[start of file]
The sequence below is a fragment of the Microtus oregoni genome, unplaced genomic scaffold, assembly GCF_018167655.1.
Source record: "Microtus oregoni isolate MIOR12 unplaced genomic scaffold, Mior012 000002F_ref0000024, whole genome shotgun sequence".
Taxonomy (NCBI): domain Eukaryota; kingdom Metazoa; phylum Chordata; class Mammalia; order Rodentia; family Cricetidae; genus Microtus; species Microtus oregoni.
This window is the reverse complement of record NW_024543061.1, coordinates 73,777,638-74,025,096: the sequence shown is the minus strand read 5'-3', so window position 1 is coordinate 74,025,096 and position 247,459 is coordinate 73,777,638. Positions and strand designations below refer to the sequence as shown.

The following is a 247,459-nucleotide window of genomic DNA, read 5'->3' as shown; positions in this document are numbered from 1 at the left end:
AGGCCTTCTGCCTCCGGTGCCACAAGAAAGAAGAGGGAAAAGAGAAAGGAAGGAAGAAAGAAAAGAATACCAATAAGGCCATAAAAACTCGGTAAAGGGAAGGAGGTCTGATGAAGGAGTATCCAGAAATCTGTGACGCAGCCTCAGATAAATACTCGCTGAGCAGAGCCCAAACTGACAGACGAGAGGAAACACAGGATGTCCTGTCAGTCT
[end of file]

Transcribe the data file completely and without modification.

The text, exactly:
The sequence below is a fragment of the Microtus oregoni genome, unplaced genomic scaffold, assembly GCF_018167655.1.
Source record: "Microtus oregoni isolate MIOR12 unplaced genomic scaffold, Mior012 000002F_ref0000024, whole genome shotgun sequence".
Taxonomy (NCBI): domain Eukaryota; kingdom Metazoa; phylum Chordata; class Mammalia; order Rodentia; family Cricetidae; genus Microtus; species Microtus oregoni.
This window is the reverse complement of record NW_024543061.1, coordinates 73,777,638-74,025,096: the sequence shown is the minus strand read 5'-3', so window position 1 is coordinate 74,025,096 and position 247,459 is coordinate 73,777,638. Positions and strand designations below refer to the sequence as shown.

The following is a 247,459-nucleotide window of genomic DNA, read 5'->3' as shown; positions in this document are numbered from 1 at the left end:
AGGCCTTCTGCCTCCGGTGCCACAAGAAAGAAGAGGGAAAAGAGAAAGGAAGGAAGAAAGAAAAGAATACCAATAAGGCCATAAAAACTCGGTAAAGGGAAGGAGGTCTGATGAAGGAGTATCCAGAAATCTGTGACGCAGCCTCAGATAAATACTCGCTGAGCAGAGCCCAAACTGACAGACGAGAGGAAACACAGGATGTCCTGTCAGTCT